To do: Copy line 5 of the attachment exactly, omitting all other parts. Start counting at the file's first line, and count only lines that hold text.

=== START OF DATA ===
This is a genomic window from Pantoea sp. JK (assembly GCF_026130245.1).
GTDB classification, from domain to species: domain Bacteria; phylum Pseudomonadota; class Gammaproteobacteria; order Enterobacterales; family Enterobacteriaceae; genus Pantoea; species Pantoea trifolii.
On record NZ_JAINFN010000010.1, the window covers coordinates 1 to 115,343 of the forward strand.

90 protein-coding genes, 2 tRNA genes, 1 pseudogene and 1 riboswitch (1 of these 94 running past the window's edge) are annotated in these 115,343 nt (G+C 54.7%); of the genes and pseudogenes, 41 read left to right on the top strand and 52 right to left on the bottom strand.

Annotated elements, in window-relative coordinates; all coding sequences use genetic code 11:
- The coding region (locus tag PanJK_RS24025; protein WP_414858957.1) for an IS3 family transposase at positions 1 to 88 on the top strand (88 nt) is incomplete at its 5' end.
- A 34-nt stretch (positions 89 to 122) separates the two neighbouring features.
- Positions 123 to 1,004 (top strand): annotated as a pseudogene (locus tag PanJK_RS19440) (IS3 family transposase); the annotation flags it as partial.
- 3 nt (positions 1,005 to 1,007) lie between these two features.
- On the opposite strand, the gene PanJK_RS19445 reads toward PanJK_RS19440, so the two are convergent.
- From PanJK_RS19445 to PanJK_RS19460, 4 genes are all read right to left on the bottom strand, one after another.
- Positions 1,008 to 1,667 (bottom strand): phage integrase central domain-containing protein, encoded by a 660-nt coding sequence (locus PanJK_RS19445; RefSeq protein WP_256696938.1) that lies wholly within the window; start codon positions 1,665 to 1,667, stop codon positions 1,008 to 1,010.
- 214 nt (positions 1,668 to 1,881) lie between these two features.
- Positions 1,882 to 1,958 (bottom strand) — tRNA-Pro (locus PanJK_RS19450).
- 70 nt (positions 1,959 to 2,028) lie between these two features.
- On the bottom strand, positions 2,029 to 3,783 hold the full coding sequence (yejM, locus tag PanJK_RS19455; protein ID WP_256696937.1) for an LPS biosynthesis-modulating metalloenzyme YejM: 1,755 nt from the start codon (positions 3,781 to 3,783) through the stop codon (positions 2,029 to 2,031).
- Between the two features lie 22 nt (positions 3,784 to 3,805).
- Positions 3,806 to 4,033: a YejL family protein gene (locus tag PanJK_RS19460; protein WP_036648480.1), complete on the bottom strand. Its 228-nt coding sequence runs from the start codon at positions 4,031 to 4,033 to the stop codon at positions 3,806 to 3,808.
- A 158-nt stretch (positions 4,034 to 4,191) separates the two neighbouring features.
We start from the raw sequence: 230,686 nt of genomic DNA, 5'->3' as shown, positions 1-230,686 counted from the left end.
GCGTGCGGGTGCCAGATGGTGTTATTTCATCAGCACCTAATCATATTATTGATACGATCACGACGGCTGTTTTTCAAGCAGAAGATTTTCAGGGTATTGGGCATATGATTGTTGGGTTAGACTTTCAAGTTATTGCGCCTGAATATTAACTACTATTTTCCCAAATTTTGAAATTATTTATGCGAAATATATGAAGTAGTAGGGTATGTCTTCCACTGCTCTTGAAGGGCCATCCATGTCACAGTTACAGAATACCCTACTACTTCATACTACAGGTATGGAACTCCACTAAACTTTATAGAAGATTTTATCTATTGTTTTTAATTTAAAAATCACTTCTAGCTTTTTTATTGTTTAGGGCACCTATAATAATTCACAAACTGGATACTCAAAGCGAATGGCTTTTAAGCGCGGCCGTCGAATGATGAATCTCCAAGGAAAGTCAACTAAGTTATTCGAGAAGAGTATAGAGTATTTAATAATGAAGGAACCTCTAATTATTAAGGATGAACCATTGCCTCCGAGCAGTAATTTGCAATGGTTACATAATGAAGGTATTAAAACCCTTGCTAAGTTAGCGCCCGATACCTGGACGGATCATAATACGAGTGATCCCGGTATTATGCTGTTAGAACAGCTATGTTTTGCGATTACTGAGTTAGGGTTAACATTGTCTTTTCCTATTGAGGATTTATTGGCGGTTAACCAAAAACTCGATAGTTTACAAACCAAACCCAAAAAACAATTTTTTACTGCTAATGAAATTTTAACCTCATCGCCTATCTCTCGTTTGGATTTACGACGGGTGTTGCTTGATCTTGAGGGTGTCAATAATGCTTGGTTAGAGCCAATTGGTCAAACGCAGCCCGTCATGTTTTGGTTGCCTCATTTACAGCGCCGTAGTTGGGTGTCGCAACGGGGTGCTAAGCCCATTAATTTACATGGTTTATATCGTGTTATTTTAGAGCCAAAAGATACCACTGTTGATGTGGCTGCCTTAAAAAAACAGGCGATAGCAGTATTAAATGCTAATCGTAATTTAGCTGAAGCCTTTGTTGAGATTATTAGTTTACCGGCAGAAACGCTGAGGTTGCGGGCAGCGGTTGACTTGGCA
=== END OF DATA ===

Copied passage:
Annotated elements, in window-relative coordinates; all coding sequences use genetic code 11: